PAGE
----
Date of Award
Bachelor of Arts
This study examines the relationship between the stigma of hooking up and reported sexual assault. Guided by Goffman’s (1963) social stigma theory and Gagnon and Simon’s (1973) sexual script theory, I propose that 1) the more strongly the respondent agrees he or she would disrespect women who hook up frequently, the fewer times he or she reports nonconsensual sex; 2) the more strongly the respondent agrees he or she would disrespect for men who hook up frequently, the fewer times he or she reports nonconsensual sex; and 3) the more strongly the respondent agrees he or she would be less interested in someone who hooks up frequently as a boyfriend/girlfriend, the fewer times he or she reports nonconsensual sex. Using the Online College Social Life Survey data collected between 2005 and 2011, I analyze the attitudes about and reports of sexual behaviors in a non-probability sample of 16,914 students at 21 U.S. colleges and universities. Controlling for sex, age, current religion preference, and Greek affiliation, disrespect towards women who hook up frequently is positively and significantly related to fewer reports of nonconsensual sex. However, the results do not support the second and third hypotheses as there is no statistically significant relationship between disrespect towards men who hook up frequently as well as the lack of interest in people who hook up frequently and the incidents of reported nonconsensual sex. The findings suggest that the efforts to reduce the stigma of hooking up should be taken into consideration in rape prevention programming.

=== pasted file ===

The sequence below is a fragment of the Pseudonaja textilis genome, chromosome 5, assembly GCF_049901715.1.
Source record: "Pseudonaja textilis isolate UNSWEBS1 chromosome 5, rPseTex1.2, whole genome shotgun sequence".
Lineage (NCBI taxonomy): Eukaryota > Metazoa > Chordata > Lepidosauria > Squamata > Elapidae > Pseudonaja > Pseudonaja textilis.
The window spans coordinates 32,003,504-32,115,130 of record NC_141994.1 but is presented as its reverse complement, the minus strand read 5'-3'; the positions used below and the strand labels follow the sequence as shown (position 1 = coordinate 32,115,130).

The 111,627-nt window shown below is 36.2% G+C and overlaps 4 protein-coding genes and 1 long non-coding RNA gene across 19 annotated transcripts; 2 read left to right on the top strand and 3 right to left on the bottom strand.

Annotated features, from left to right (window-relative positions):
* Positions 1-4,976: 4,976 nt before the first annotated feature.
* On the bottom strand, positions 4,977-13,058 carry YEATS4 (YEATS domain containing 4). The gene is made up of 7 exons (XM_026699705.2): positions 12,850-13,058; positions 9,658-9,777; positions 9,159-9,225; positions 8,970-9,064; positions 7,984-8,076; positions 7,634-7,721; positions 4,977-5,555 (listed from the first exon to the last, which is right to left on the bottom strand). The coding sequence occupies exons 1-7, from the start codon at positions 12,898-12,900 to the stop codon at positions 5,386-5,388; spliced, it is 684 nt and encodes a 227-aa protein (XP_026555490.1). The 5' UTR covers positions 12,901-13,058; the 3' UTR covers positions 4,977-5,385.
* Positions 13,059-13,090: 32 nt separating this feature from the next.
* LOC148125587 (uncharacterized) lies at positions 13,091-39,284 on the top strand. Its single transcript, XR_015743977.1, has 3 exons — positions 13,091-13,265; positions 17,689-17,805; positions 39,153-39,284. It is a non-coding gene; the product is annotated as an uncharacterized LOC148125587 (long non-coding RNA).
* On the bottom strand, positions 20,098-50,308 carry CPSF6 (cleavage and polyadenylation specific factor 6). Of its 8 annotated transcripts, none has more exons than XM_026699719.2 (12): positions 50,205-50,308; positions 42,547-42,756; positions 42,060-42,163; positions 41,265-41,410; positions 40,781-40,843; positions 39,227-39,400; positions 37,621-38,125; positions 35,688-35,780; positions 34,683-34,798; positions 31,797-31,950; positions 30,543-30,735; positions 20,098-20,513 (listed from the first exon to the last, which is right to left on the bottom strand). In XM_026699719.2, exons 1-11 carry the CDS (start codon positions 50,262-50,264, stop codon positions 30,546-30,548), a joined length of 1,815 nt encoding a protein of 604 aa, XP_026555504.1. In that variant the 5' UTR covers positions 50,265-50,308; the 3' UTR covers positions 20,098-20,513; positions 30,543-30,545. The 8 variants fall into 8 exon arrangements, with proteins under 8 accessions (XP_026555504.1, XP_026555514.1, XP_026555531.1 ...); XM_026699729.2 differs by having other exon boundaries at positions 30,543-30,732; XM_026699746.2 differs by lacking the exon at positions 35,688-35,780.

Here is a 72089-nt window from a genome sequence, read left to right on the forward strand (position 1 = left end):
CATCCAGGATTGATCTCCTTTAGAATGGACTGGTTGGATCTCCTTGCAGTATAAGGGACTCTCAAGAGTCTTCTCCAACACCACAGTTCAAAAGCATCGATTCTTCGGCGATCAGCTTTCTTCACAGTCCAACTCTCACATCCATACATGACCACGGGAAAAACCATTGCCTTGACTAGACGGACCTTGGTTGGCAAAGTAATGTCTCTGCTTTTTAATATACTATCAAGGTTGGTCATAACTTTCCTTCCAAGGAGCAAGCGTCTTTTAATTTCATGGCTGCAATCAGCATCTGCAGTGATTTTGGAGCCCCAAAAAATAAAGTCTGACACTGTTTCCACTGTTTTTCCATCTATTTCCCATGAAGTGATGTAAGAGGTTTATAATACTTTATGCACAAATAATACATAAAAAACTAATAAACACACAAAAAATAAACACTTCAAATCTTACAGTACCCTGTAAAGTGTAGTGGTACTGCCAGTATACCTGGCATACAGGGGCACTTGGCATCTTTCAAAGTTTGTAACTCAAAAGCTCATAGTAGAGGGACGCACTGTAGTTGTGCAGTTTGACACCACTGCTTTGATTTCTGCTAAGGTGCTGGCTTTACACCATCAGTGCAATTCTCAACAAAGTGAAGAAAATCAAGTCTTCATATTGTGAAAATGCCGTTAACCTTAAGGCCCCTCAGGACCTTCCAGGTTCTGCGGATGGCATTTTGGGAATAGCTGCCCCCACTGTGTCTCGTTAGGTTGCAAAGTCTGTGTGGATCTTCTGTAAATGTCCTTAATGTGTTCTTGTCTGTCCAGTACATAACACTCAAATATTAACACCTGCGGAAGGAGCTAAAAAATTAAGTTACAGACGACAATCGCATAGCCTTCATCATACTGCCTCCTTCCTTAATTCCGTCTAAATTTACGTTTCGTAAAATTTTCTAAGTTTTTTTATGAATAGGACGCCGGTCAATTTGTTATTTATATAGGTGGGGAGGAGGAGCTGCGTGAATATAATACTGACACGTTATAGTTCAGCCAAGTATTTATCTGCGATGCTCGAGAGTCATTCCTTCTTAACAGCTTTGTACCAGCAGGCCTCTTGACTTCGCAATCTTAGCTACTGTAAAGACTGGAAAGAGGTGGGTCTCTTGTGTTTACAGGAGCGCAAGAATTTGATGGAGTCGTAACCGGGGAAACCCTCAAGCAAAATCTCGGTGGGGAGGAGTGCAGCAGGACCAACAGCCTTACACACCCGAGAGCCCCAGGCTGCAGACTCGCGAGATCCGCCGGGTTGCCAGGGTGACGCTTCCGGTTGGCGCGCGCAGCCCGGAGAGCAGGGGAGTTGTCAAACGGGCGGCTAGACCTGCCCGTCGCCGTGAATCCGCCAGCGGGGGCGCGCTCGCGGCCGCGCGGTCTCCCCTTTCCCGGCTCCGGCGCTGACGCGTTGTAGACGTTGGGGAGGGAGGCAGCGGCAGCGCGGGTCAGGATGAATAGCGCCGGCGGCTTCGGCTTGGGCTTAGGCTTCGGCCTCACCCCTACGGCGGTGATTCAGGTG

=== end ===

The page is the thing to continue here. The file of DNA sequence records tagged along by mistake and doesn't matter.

Chen, Wanjun, "Does the Stigma of Hooking Up Predict Sexual Assault at College?" (2019). Sociology Senior Seminar Papers. 17.